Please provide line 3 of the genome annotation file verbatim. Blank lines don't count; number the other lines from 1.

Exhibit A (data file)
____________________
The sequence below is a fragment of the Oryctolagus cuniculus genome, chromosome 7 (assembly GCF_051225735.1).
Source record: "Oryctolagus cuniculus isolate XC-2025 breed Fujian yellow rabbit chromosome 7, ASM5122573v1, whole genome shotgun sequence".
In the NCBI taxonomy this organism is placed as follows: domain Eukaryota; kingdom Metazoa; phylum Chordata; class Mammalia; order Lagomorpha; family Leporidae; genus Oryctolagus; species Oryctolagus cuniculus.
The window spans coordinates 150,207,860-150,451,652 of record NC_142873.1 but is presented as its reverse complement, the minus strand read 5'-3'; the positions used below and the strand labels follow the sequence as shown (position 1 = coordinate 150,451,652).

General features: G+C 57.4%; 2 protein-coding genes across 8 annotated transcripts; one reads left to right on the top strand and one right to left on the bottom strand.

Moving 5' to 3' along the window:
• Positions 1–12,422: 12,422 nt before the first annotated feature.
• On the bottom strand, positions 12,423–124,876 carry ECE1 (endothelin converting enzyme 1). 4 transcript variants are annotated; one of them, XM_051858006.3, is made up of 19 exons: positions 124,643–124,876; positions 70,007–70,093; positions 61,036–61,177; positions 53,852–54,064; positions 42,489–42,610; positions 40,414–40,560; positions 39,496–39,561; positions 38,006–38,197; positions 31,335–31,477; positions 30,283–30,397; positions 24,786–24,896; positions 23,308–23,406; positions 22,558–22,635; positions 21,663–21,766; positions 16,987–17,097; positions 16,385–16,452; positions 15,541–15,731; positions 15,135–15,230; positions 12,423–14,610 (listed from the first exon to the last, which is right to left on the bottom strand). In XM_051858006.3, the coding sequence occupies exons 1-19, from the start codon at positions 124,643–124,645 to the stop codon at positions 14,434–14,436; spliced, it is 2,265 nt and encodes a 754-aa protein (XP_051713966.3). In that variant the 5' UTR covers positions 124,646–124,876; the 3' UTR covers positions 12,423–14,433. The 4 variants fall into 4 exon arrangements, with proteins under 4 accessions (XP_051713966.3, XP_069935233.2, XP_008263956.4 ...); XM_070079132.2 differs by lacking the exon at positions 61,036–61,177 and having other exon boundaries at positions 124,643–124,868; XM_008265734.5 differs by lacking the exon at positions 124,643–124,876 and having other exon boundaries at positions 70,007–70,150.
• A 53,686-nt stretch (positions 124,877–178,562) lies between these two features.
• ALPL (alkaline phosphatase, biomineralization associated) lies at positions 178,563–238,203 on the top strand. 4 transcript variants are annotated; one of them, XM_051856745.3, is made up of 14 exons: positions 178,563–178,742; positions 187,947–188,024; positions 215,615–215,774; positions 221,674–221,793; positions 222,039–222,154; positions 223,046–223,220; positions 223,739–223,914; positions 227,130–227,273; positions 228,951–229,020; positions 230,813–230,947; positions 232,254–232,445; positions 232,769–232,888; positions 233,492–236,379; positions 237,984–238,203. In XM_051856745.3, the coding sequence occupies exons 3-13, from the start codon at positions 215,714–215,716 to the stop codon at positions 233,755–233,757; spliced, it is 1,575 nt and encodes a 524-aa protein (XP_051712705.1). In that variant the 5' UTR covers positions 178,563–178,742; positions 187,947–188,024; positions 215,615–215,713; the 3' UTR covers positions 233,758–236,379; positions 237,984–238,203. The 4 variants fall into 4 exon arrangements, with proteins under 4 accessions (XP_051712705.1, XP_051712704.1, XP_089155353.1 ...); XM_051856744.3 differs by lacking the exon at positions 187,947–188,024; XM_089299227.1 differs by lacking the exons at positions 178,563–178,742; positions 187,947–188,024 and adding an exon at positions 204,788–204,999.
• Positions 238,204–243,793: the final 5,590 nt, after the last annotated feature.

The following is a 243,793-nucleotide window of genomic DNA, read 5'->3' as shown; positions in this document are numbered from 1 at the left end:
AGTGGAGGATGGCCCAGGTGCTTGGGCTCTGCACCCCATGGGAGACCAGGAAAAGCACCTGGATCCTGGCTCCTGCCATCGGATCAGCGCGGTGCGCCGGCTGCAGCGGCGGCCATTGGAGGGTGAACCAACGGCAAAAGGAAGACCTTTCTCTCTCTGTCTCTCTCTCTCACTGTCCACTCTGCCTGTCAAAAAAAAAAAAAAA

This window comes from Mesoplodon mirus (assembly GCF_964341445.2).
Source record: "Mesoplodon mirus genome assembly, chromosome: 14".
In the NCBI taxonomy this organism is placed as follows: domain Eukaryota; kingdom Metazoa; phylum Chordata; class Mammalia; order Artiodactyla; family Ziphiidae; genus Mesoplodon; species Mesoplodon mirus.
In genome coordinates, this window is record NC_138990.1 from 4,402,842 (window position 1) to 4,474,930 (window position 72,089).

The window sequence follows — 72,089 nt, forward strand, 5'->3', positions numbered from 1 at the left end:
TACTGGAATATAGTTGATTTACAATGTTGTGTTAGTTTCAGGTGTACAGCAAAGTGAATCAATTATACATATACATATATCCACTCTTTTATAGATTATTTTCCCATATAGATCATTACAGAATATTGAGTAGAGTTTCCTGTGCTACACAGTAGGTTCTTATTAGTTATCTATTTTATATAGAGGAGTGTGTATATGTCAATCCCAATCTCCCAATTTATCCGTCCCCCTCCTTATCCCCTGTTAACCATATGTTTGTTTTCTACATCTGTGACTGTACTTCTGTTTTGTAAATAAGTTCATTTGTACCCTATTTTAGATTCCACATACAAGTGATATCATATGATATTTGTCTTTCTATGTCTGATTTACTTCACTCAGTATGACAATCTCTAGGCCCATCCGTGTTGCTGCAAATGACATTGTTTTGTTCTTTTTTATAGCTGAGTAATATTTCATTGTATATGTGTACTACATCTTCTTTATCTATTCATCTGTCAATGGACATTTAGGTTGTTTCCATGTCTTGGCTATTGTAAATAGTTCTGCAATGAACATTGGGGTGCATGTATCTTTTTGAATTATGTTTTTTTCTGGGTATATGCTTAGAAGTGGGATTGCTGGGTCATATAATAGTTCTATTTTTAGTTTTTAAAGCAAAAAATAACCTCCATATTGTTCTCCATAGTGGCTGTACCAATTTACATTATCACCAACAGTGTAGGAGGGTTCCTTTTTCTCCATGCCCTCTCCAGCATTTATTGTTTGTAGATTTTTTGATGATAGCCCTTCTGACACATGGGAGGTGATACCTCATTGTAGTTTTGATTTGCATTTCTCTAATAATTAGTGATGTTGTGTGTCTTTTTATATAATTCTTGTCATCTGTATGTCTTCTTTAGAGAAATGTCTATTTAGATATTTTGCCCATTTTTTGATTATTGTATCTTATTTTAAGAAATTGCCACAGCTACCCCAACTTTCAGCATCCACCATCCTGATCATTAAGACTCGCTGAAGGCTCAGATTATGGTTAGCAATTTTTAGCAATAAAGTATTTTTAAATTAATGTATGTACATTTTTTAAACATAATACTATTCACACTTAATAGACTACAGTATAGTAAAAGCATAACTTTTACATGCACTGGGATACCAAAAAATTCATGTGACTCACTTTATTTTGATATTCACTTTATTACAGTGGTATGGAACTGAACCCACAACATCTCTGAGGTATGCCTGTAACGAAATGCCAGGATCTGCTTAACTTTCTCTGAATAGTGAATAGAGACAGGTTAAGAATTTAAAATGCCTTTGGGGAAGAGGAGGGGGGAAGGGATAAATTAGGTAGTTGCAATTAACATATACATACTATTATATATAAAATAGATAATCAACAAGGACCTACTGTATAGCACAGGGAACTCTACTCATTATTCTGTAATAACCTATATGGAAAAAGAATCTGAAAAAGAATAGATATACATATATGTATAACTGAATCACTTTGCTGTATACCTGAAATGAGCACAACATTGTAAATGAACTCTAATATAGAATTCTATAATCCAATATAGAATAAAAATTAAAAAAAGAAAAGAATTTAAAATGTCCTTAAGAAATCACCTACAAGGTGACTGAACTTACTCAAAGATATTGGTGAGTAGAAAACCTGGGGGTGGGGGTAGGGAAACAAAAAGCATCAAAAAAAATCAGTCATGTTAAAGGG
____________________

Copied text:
In the NCBI taxonomy this organism is placed as follows: domain Eukaryota; kingdom Metazoa; phylum Chordata; class Mammalia; order Lagomorpha; family Leporidae; genus Oryctolagus; species Oryctolagus cuniculus.